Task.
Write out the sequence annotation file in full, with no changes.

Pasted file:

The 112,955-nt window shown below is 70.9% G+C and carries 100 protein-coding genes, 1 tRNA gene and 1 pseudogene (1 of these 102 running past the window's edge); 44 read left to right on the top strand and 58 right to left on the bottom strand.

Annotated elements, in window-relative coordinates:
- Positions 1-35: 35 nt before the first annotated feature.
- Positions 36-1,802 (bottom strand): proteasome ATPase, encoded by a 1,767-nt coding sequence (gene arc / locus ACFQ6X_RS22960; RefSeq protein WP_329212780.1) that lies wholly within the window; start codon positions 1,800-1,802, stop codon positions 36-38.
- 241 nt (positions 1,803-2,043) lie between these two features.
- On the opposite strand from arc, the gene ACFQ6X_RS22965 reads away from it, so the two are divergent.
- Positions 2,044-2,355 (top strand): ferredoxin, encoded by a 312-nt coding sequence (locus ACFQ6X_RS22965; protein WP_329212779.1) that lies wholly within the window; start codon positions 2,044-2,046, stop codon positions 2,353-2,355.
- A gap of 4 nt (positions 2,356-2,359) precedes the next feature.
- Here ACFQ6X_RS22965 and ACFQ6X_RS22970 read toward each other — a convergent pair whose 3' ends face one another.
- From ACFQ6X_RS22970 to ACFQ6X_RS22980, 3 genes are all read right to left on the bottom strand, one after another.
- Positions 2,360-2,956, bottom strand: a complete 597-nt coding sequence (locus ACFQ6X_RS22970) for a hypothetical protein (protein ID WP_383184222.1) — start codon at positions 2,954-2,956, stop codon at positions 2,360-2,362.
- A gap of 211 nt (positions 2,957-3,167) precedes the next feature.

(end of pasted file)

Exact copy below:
The 112,955-nt window shown below is 70.9% G+C and carries 100 protein-coding genes, 1 tRNA gene and 1 pseudogene (1 of these 102 running past the window's edge); 44 read left to right on the top strand and 58 right to left on the bottom strand.

Annotated elements, in window-relative coordinates:
- Positions 1-35: 35 nt before the first annotated feature.
- Positions 36-1,802 (bottom strand): proteasome ATPase, encoded by a 1,767-nt coding sequence (gene arc / locus ACFQ6X_RS22960; RefSeq protein WP_329212780.1) that lies wholly within the window; start codon positions 1,800-1,802, stop codon positions 36-38.
- 241 nt (positions 1,803-2,043) lie between these two features.
- On the opposite strand from arc, the gene ACFQ6X_RS22965 reads away from it, so the two are divergent.
- Positions 2,044-2,355 (top strand): ferredoxin, encoded by a 312-nt coding sequence (locus ACFQ6X_RS22965; protein WP_329212779.1) that lies wholly within the window; start codon positions 2,044-2,046, stop codon positions 2,353-2,355.
- A gap of 4 nt (positions 2,356-2,359) precedes the next feature.
- Here ACFQ6X_RS22965 and ACFQ6X_RS22970 read toward each other — a convergent pair whose 3' ends face one another.
- From ACFQ6X_RS22970 to ACFQ6X_RS22980, 3 genes are all read right to left on the bottom strand, one after another.
- Positions 2,360-2,956, bottom strand: a complete 597-nt coding sequence (locus ACFQ6X_RS22970) for a hypothetical protein (protein ID WP_383184222.1) — start codon at positions 2,954-2,956, stop codon at positions 2,360-2,362.
- A gap of 211 nt (positions 2,957-3,167) precedes the next feature.